Quid Non Supremus, Amantes?

A poem by Ernest Christopher Dowson

Why is there in the least touch of her hands
More grace than other women's lips bestow,
If love is but a slave in fleshly bands
Of flesh to flesh, wherever love may go?

Why choose vain grief and heavy-hearted hours
For her lost voice, and dear remembered hair,
If love may cull his honey from all flowers,
And girls grow thick as violets, everywhere?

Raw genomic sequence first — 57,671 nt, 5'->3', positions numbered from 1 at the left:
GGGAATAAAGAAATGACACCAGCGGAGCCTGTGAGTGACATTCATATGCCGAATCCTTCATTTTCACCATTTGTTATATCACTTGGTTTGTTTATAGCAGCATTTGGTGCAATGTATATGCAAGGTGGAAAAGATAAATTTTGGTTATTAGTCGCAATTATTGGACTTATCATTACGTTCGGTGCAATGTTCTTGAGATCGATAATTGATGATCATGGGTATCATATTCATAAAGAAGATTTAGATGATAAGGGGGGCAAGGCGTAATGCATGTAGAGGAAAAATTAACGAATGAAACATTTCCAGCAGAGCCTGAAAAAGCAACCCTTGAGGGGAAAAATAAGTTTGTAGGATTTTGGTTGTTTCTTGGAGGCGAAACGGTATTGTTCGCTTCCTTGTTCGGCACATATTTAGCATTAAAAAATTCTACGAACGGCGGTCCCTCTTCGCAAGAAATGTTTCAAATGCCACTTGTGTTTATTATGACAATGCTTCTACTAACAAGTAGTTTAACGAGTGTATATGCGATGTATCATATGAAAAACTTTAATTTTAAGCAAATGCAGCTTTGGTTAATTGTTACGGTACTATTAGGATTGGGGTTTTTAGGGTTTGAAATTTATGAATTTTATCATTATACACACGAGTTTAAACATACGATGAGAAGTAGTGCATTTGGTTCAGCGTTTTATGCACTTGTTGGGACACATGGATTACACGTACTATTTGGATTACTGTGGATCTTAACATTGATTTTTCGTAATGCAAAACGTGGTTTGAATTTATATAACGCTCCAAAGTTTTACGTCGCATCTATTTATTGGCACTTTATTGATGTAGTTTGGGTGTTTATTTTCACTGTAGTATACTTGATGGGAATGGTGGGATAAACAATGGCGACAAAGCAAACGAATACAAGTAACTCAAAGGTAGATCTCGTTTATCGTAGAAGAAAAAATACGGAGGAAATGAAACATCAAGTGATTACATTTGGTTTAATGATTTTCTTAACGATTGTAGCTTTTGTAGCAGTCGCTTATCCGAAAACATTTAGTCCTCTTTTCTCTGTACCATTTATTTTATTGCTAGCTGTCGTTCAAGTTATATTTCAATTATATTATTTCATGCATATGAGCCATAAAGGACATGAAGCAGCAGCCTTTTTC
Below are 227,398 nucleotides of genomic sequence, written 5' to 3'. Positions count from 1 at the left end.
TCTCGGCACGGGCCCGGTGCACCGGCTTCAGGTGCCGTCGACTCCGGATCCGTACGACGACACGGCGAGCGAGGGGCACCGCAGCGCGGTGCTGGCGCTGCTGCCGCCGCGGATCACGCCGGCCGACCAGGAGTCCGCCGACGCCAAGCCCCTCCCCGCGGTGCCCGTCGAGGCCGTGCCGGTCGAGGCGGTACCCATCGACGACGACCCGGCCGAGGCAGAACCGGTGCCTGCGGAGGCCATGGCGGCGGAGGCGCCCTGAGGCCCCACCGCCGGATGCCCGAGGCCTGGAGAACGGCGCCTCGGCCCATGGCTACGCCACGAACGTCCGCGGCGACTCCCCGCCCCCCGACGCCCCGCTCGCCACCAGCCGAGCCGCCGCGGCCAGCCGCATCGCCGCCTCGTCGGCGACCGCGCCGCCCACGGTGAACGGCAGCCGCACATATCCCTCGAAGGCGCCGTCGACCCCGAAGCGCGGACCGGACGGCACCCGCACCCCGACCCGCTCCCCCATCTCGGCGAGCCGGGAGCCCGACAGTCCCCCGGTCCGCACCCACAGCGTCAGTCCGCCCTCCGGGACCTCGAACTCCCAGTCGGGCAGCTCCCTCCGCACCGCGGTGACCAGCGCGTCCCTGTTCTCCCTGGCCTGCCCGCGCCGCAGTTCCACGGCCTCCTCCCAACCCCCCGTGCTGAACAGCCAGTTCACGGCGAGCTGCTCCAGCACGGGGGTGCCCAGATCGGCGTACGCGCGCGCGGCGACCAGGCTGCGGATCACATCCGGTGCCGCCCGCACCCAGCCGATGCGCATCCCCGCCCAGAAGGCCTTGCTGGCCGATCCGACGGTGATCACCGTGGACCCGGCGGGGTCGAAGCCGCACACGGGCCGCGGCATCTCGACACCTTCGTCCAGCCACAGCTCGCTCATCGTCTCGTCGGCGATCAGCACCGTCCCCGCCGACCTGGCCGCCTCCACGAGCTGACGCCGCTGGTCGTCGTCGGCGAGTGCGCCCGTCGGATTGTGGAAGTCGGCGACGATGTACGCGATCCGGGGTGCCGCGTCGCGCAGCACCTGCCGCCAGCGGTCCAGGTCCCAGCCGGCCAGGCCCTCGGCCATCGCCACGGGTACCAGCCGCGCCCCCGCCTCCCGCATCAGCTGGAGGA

Nay! She is gone, and all things fall apart;
Or she is cold, and vainly have we prayed;
And broken is the summer's splendid heart,
And hope within a deep, dark grave is laid.

As man aspires and falls, yet a soul springs
Out of his agony of flesh at last,
So love that flesh enthralls, shall rise on wings
Soul-centred, when the rule of flesh is past.

Then, most High Love, or wreathed with myrtle sprays,
Or crownless and forlorn, nor less a star,
Thee may I serve and follow, all my days,
Whose thorns are sweet as never roses are!

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